The next stop in this series about Shopping in India is the local “market”. It’s just a collection of vendors selling everyday items to locals, but probably my favorite place to shop. Every town and many local neighborhoods within large cities have a market day. While they look like mass chaos, it’s worth falling into the madness just for this experience.
Food sections of the markets are quite fun. You find fruit and vegetable stands, with vendors selling the local produce you don’t find in the US unless you are in a Whole Foods Market. I love the mangoes, lychee, jack fruit, custard apple, and bananas (which are quite different and even more delectable than what you get stateside). There are also apples and pears, but I can always get them at home. My favorite memory from my first trip to India was eating mangoes from a small vendor in a market near our hotel in Chennai. My then fiance was so excited to introduce me to what he insisted were the best mangoes in the world. (Warning: Doctors and travel sites will tell you to only eat fruit you can peal or are cooked. I don’t always follow that advice but I have a stronger stomach than most).
For me, the household items are some of the most fun booths to see. In the US when I need a household good such as a new hairbrush or a pot, I run to the local Target. In India you can find it all at your local market. My husband is always amused at what I find fascinating. For example, at the market you can find an entire cart dedicated to plastic buckets and pails for bathing. In the US, we often are wasteful with our water during showers. But most households in India have a large bucket to collect the hot water, then use a small pail to pour the water on you and rinse off the soap. While I’ve had to search for a bucket and pail her in the US, they are always readily available at the market in India, in all different sizes and colors.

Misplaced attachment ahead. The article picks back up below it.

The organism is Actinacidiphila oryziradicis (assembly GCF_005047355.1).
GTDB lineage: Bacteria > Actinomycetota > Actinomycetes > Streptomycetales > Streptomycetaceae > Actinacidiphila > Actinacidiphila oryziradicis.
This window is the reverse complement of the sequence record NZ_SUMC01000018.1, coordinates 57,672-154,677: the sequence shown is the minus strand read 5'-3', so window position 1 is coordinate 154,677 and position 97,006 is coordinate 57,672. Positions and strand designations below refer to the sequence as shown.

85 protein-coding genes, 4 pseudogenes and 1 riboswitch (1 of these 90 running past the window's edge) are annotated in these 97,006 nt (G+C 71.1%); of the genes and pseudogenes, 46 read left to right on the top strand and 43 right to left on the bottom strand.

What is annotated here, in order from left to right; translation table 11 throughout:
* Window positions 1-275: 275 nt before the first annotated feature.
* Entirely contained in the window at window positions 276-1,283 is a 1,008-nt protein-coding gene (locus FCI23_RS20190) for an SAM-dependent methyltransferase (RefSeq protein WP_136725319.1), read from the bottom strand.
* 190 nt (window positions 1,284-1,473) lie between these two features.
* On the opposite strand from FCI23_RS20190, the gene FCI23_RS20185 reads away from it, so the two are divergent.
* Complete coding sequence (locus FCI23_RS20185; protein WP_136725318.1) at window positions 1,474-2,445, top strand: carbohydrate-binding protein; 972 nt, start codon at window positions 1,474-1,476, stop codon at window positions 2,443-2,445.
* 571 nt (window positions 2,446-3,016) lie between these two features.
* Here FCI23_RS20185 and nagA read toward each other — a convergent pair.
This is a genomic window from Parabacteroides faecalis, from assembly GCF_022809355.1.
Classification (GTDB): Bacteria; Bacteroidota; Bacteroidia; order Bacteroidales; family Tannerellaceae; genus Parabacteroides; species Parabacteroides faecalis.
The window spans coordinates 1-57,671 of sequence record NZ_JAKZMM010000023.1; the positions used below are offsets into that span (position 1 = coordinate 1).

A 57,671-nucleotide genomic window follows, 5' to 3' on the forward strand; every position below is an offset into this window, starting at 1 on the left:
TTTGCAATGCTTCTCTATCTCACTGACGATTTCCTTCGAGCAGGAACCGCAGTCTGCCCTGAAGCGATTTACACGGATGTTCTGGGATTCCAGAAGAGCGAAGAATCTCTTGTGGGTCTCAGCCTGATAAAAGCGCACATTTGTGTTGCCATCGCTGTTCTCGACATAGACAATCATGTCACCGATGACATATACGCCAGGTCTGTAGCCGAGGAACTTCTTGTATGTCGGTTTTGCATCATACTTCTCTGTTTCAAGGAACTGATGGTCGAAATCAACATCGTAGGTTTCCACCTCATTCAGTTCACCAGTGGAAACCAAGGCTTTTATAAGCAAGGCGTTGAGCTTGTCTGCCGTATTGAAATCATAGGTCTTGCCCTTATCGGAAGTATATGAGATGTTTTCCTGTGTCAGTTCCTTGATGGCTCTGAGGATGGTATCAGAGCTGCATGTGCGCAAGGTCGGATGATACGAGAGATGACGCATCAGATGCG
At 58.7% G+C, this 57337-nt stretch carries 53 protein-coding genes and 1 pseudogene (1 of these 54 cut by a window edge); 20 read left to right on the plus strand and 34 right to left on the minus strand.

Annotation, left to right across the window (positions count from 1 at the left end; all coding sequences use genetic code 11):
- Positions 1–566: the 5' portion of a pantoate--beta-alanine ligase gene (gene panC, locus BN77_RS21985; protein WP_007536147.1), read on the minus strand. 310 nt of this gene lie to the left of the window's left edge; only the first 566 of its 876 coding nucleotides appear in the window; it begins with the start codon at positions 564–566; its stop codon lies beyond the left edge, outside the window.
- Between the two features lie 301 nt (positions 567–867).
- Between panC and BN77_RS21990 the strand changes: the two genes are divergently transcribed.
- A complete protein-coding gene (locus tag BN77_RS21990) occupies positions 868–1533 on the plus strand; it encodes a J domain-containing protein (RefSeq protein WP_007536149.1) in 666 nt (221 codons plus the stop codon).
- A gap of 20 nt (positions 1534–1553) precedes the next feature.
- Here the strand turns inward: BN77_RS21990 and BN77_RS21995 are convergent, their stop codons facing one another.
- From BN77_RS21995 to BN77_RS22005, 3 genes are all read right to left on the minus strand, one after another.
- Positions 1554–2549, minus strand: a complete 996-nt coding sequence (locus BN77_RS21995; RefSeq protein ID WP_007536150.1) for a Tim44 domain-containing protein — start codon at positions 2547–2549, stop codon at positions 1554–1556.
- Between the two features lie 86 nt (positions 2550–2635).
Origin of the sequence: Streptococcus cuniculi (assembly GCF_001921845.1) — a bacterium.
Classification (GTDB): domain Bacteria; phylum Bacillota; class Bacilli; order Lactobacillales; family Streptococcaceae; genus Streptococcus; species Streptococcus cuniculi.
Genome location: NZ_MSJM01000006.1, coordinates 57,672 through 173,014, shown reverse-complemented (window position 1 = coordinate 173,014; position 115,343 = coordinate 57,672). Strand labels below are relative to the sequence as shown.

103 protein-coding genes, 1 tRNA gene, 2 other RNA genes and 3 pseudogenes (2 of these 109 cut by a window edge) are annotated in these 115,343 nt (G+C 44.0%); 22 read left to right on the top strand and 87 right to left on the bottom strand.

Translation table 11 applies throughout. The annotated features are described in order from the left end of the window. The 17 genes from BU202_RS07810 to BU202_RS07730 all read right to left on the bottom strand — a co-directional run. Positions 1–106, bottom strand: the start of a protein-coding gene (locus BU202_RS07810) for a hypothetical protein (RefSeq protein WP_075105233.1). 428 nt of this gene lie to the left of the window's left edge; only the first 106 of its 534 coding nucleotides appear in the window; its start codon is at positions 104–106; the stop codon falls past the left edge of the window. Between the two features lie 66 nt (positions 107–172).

Another cart might just sell stainless steel plates, bowls, pots and other cooking utensils. It was a big surprise to me how popular stainless steel plates were. They are a staple in every household. The bindi (dots that Indian women wear on their foreheads available in fancy shapes, colors, with rhinestones, etc.) booths are fun, where you can buy multiple packages of bindis in all different shapes and colors. My first time in a market I went nuts and must have bought 20 packages. I’m still using the bindis I bought from that trip. Glass bangles are plentiful and bright, coming in all colors and sold by the box. Those have made great gifts for young children, friends and my mom. I usually spend a pretty penny on hair accessories, getting all different clips, hair elastics and headbands for myself and now my daughter. For some reasons they have a much bigger selection, especially for children, and they are much cheaper.
You can find cheap cushion covers, salwar kamiz (long decorated tunic and pants) sets, and shawls at the market, but in general I would not trust the quality. I have gotten lucky in the market, but only when I went with my mother-in-law who took me to a trusted vendor. On the other hand, I’ve also bought cushion covers when I went shopping by myself, to come home and have the zipper rip on me at first use. The market is for interesting and unique trinkets, but not for the quality textiles or handicrafts you want for yourself or for gifts. You are better off finding a store frequented or recommended by locals, or a Ministry of Textiles shop.
Finally, for the real fun part, the market is all about bargaining. You never pay the asking price (which is typically hyper-inflated as soon as the vendor knows that you are not a local), even when there is a fixed price sign. It’s always open to negotiation. I often start with 50% of what they ask, and I’m sure I’m paying a higher price than most locals. My mother in law ends up paying about 1/2 of what I pay! Don’t be afraid to walk away, there are plenty of other vendors with similar items. And if you are still thinking about that item 30 minutes later, go back and re-negotiate! The vendor will be happy to see you and you’ll be happy with your purchase. I used to get frustrated and was always worried i paid too much. But as time has gone on, I’ve gained a more relaxed attitude. At the end of the day, I always remind myself that what I could have saved in the process of tougher bargaining is probably a few dollars which is not a lot for me, but would mean a lot for the vendor!
Remember, the market is all about the experience. Meeting new people, the sights and sounds, a unique window into the everyday lives of the Indian household, and bargaining for the fun of it. I love the market because you never know what you will find and every one of them is an adventure in its own right.